Hare throws in plenty of stock thriller characters. Ewen Bremner plays a hardboiled journalist with close connections to the intelligence services. Weisz is an improbably glamorous peace campaigner who lives across the landing from Nighy, grieving the death of her peace-activist brother in the Middle East, at the hands of the Israelis. There are tremendous cameos from Saskia Reeves, as a tough-as-nails Home Secretary, and Judy Davis, in Cruella de Vil mode as a ruthless intelligence boss.
Despite his adherence to familiar spy-film conventions, Hare has offered tantalising hints that much of Page Eight is based on real events. Like the main characters in the film, he won't disclose his sources. However, he has claimed to have been briefed about what has been going on in Britain's "spook" community in the last decade.
"I know a little about what's been going on inside MI5 in the last 10 years," he said in an interview, earlier this summer. "Plainly, in the run-up to the Iraq war the intelligence agencies were being asked to come up with evidence which suited the Government's case. To its credit MI5, if I believe what I am told, refused to do that, whereas MI6 went along with it and came up with all the stuff that went into the dodgy dossiers."
In both Tinker Tailor Soldier Spy and Page Eight, the security forces are portrayed as expending much of their energy on spying on one another.
Audience demand for homegrown British spy stories does not show any sign of abating. The MI5-themed drama Spooks (into its 10th and final series) has been one of the BBC's most popular dramas in recent years. "So good it makes you want to be a spy," one critic enthused. The 23rd Bond film will be out on 26 October next year.
The spy genre is pulling in two directions. On the one hand there are muscular action dramas, starring the likes of Daniel Craig and Matt Damon. On the other there are spy movies like Tinker Tailor and Page Eight, playing up the human factor. Such films may seem to be about weighty political matters and ideological battles but their drama really hinges on personal relationships, whether between colleagues or between husbands and wives and parents and children. These films are about trust and deceptions. The bigger betrayals are always mirrored in the domestic sphere. Look, for example, at the constant references to the adultery committed by Smiley's wife in Tinker Tailor Soldier Spy.
This is something that Hare makes clear in Page Eight, too. Nighy's MI5 officer may have fraught relationships with politicians and bosses but they are nothing like as complex as those he has with his ex-wife or his daughter. The daughter (Felicity Jones) is an artist who paints graphic and harrowing images of Guantanamo Bay-like torture victims. (Ironically, some of her work has found its way into the Government's art collection. One of her paintings hangs in the MI5 boardroom.) Father and daughter misinterpret one another's motives and fail (at least initially) to decode each other's feelings.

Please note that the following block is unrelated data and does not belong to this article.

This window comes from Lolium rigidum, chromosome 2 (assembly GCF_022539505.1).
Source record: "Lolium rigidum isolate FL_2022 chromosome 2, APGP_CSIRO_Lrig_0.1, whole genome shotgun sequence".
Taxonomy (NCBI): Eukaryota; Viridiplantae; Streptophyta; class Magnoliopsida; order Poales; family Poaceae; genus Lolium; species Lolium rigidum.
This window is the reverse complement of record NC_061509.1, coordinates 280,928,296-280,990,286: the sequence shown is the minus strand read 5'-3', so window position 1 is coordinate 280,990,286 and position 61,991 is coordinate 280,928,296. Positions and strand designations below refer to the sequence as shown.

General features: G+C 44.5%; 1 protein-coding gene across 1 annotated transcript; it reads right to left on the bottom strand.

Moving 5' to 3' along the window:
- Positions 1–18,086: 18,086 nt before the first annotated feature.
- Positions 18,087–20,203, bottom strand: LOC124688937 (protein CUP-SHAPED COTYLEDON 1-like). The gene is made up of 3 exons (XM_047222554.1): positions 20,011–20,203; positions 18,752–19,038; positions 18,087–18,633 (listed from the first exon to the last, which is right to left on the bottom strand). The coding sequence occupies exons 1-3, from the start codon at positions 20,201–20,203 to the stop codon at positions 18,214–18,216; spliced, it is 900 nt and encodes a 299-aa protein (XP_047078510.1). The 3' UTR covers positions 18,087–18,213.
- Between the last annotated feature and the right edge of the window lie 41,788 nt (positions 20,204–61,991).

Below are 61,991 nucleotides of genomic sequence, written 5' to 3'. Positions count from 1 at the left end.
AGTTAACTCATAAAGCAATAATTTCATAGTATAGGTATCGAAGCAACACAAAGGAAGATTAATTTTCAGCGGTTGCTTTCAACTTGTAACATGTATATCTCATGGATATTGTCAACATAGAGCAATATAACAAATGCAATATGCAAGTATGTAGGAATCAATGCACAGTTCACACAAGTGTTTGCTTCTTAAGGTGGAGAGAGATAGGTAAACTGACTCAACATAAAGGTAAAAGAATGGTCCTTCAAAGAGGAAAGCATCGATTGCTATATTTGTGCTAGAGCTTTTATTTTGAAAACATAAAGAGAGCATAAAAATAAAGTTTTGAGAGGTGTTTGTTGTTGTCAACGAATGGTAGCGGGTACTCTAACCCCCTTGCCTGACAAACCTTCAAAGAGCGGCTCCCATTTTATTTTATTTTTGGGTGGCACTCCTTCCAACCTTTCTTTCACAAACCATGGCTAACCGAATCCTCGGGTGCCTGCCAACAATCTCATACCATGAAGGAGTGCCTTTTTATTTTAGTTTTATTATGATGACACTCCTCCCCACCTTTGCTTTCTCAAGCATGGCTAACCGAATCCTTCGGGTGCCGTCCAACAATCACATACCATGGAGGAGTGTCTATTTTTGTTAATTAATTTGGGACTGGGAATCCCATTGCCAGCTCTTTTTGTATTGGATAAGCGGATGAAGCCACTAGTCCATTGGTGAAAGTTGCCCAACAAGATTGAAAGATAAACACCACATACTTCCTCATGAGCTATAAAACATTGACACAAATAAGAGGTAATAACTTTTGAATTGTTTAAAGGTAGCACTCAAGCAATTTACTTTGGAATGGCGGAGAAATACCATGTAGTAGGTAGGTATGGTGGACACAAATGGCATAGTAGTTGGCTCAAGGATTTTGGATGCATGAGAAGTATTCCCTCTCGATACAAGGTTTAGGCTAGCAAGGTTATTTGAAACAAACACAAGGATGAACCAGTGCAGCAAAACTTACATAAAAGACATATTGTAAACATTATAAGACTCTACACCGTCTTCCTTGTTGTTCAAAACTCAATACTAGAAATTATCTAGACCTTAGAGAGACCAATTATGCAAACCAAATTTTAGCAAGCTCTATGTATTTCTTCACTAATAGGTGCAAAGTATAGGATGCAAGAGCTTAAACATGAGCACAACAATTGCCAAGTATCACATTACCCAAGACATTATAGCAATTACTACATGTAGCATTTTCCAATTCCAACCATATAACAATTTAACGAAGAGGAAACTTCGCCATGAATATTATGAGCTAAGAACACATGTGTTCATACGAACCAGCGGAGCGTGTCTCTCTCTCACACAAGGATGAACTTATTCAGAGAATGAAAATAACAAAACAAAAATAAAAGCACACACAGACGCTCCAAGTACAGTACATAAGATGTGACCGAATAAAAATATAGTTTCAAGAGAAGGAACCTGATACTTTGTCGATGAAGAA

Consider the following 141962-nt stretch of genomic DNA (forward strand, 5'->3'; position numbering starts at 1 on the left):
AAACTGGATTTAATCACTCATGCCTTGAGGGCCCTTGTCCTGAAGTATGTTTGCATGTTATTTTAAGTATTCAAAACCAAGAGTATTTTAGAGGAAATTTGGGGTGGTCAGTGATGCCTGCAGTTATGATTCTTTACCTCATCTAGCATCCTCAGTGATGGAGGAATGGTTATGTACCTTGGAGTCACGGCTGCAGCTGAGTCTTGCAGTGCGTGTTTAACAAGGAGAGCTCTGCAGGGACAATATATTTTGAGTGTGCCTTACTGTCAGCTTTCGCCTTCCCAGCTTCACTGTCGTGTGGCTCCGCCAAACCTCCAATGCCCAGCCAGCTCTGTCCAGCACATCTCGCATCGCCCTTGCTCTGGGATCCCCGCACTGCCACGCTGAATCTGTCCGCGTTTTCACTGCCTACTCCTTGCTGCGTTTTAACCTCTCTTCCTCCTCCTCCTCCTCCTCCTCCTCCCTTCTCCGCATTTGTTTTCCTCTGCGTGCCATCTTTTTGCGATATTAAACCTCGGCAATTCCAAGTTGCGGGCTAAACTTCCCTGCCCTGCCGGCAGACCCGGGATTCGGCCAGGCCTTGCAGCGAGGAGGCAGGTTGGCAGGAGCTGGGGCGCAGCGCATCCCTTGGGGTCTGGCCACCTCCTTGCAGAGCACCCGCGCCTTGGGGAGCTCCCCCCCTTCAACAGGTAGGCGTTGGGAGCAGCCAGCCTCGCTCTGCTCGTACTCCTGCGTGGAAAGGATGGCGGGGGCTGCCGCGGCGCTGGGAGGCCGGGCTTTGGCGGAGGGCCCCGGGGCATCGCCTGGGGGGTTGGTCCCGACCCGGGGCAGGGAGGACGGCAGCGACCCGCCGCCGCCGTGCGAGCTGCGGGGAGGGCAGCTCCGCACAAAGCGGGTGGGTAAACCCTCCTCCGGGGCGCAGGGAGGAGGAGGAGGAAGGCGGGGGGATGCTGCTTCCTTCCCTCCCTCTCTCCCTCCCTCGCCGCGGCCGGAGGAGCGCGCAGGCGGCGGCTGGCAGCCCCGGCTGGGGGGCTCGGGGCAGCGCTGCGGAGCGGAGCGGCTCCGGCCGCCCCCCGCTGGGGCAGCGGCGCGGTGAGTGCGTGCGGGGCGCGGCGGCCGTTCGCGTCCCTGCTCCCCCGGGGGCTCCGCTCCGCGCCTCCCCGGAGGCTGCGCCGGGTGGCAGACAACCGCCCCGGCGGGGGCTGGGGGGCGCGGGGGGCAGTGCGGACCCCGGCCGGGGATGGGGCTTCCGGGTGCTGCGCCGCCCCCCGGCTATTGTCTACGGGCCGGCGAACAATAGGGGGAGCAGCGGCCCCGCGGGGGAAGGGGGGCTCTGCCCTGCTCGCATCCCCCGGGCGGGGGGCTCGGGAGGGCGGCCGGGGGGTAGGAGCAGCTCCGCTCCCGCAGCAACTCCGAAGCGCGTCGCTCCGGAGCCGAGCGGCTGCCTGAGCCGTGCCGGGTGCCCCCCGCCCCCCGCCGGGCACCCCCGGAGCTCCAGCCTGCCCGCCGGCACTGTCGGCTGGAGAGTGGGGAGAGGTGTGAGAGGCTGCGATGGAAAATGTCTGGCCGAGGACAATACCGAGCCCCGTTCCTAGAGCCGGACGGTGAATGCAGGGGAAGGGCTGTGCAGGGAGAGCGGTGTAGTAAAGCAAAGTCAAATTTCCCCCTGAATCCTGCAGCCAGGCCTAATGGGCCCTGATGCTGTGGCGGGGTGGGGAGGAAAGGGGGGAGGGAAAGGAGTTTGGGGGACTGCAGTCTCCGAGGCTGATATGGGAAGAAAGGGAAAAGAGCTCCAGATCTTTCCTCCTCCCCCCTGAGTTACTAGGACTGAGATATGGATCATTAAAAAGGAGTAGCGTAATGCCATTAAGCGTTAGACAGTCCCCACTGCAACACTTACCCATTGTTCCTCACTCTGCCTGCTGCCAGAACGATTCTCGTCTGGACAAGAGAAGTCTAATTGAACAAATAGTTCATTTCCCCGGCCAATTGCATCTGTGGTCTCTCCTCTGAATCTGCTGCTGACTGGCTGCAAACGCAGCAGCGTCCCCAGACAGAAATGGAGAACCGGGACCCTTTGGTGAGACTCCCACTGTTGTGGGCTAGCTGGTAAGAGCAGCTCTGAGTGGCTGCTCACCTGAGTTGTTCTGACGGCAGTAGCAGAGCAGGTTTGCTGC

This human factor is what makes the spy genre so compelling and so durable. The Lives Of Others (2007), perhaps the best character-based spy film of recent times, hinges on the fact that the eavesdropping Stasi security captain feels an emotional bond with the playwright he is snooping on that transcends his political beliefs and his rigid sense of duty.
However, the human factor is also arguably what makes the spy movie ultimately unsatisfactory as a vehicle for polemic or whistleblowing. If Hare was hoping to draw attention in Page Eight to the misdeeds of British politicians or senior spooks, he hasn't really succeeded. The relationships and the adventure get in the way of the politics. In the end, as viewers, we're more interested in whether Nighy will escape from the heavies pursuing him in the multi-storey car park than we are in the way that the Prime Minister has misled his own security forces.
Hare delivers an enjoyable, well-crafted thriller along traditional lines. Whether there is anything in Page Eight that might have been of interest to the Chilcot Inquiry is another matter. As for Tinker Tailor Soldier Spy, audiences are likely to be so busy comparing Oldman with Alec Guinness and trying to work out the identity of the "mole" that they will not be overly concerned with any points the film-makers are trying to make about corruption and treachery at the heart of the British State.
'Page Eight' will screen on Sunday at 9pm on BBC2. 'Tinker Tailor Soldier Spy' is released in cinemas on 16 September